General Assembly takes sweeping action toward supporting Native American concerns

Despite the challenges of hosting a General Assembly entirely online due to the COVID-19 pandemic – and working without the aid of committees as with previous assemblies to do the deep dives into so many issues – commissioners to the 224th General Assembly are finding their way as they try to have meaningful discussions about the work and course of the Presbyterian Church (U.S.A.)

The Committee on the Office of the General Assembly (COGA) recommended that a streamlined assembly consider only items determined to be “core and critical” to the work of the church.  However, after much debate during the first plenary on June 19, only two items were pulled from a long list of business referred to the 225th General Assembly in 2022: the Native American Coordinating Council Report and the Native American Church Property Report, which was mandated by the 223rd General Assembly (2018). In two separate votes the 224th General Assembly passed both recommendations by a substantial super majority (446-12 and 446-9, respectively).

Nelson Capitan, ruling elder commissioner from the Presbytery of Santa Fe, who requested the items be considered at this month’s assembly, said afterward: “A lot of time, as Native people, we get lost in the shuffle. … There has been momentum for this, and we don’t want to wait another two decades for something to happen.” Capitan is referring to a mandate from the 212th GA in 2000 to have all Native American Presbyterian church properties inventoried — which was never completed.

As a result of the 223rd GA mandate, 89 of the 92 identified Native American churches and chapels have now been inventoried, assessed and slated for repairs ranging from roof replacements, heating and cooling systems improvements and foundation work.

The 224th General Assembly took up the two reports on June 26 with little in the way of opposition. There were questions about the cost of extending the mandate of the Native American Coordinating Council for four more years (a total of about $9,000 per year for 2021 and 2022 to allow the council to meet) and the repairs to the Native American properties.

Irvin Porter, associate for Native American Intercultural Congregational Support in the Presbyterian Mission Agency and a quarter-time pastor near Tacoma, Washington, told the assembly that much of the support to repair the churches is coming from presbyteries, synods and other Presbyterians who often contact him to arrange work groups that go these often remote communities. “Others,” he said during a teach-in event sponsored by the Presbyterian Peace Fellowship prior to the plenary session, “may be more remotely located,” making it harder for them to create partnerships with judicatories and churches.

“The 92 Native American churches and chapels are using buildings that are sometimes over 100 years old,” he said as he and others introduced the recommendation to the assembly.

Maria Cacarnakis, ruling elder commissioner from San Gabriel Presbytery, asked: How many of the churches have viable congregations and how did they get to be in such a state of disrepair?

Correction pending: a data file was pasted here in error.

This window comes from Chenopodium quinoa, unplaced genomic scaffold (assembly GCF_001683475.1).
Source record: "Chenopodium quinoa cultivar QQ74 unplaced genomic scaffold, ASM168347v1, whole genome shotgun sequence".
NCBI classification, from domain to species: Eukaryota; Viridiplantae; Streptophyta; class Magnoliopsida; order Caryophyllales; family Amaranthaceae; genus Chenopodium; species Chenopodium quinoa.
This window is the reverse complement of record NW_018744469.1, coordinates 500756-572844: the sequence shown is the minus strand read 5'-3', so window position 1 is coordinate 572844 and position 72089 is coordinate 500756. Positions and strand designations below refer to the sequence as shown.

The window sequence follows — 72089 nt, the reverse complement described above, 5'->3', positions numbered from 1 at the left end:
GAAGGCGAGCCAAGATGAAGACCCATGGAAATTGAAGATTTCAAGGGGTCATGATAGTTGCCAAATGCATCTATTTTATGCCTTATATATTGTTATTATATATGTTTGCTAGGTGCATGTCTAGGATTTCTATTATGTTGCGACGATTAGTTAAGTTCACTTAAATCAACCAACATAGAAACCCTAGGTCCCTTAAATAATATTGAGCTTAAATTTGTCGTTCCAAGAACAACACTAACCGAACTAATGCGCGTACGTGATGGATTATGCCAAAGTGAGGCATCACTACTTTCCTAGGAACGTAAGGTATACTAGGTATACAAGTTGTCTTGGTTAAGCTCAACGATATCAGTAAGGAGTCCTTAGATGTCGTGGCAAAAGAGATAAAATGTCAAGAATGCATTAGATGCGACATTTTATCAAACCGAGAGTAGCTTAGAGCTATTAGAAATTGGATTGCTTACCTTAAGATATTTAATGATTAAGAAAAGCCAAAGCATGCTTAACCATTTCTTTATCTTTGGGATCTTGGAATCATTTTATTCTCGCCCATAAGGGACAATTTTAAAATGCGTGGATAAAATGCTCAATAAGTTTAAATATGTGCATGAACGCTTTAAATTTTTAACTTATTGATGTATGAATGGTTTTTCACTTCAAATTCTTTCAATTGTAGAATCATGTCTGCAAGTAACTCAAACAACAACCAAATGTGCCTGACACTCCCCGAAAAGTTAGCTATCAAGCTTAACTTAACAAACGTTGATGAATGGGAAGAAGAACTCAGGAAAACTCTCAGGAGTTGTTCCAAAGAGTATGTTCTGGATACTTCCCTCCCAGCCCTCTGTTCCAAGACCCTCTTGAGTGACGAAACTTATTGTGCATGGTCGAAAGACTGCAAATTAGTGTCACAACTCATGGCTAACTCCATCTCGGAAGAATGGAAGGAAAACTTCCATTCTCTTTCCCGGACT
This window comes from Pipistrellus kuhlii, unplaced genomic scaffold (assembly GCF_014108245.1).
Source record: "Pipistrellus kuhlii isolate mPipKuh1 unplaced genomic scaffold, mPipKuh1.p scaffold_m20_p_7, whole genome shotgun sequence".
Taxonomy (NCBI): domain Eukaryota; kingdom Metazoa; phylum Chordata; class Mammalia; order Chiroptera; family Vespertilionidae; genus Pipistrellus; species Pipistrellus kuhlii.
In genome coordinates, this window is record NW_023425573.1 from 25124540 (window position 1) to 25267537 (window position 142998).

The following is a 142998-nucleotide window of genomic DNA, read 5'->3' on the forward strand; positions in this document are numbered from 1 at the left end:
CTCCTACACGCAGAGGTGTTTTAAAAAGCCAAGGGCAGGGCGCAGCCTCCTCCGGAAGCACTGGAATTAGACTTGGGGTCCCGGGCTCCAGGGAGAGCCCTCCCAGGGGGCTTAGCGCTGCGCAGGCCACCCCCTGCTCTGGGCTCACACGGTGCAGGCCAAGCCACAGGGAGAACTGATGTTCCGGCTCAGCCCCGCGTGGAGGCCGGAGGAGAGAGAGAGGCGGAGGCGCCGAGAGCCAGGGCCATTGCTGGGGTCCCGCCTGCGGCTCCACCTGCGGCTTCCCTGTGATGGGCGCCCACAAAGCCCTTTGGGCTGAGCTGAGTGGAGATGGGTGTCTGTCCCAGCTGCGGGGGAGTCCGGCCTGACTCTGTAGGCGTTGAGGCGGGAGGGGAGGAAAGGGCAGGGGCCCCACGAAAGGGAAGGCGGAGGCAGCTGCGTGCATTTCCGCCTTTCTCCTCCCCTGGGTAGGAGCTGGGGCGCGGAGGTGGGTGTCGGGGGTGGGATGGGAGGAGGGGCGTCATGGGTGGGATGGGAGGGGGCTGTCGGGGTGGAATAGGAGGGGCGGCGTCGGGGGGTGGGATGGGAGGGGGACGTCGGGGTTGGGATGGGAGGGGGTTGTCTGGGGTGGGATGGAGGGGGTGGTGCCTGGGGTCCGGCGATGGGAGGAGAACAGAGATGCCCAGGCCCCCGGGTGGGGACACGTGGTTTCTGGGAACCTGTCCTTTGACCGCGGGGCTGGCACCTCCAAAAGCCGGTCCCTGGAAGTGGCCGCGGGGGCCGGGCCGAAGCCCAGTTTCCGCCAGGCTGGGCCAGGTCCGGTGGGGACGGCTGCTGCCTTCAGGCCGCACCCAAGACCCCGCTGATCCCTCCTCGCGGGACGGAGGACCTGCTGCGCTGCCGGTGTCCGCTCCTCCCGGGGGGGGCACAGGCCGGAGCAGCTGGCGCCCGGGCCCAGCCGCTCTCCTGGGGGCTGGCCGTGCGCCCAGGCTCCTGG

Steve Hirsh, coordinator for the Native American Church Property Task Force, stated plainly: “Time. Time is basically the problem when it comes to these churches deteriorating.”

Porter reiterated what he had shared during the Presbyterian Peace Fellowship event: “The reason for how they go into this situations in the first place is that these congregations do not have doctors and lawyers and professionals with high paying jobs in their congregations. Whatever they get in the offering plates is what they get.”

During the PPF event, Porter offered a ray of hope for this work, saying” “There is a ‘for instance’ in this, and that is Grand Canyon Presbytery. They have used funds to help these kinds of repairs for the Native congregations in Grand Canyon Presbytery, which there are about 26 in their bounds, using funds that came from departing congregations that have left the denomination.”

In response to the action of the 223rd GA (2018) to mandate the property assessment, the Presbyterian Foundation opened the Native American Churches fund. In the year or so since the fund was created, $10,275.00 have been given to it — with $10,000 of those gifts being from a donor-advised fund to which the board of trustees of the Foundation contributes, according to Robyn Davis-Sekula, vice president of communications and marketing at the Presbyterian Foundation.

“The fund was started as a direct result of the mandate of the 223rd General Assembly,” Davis-Sukula said in a phone interview. She also indicated that PMA is to be promoting the fund to the denomination, which they have in some of the email newsletters that are sent out.

GA began its work this year, as in past years, with a time for “land recognition,” during which the assembly was led in acknowledging that the land upon which the U.S. sits is land that belonged to the indigenous people who lived here long before European settlers claimed it. This has become a standard practice in many presbytery and synod meetings across the denomination in recent years, in an effort to increasingly recognize the harms committed against indigenous people by the church and by the U.S. government.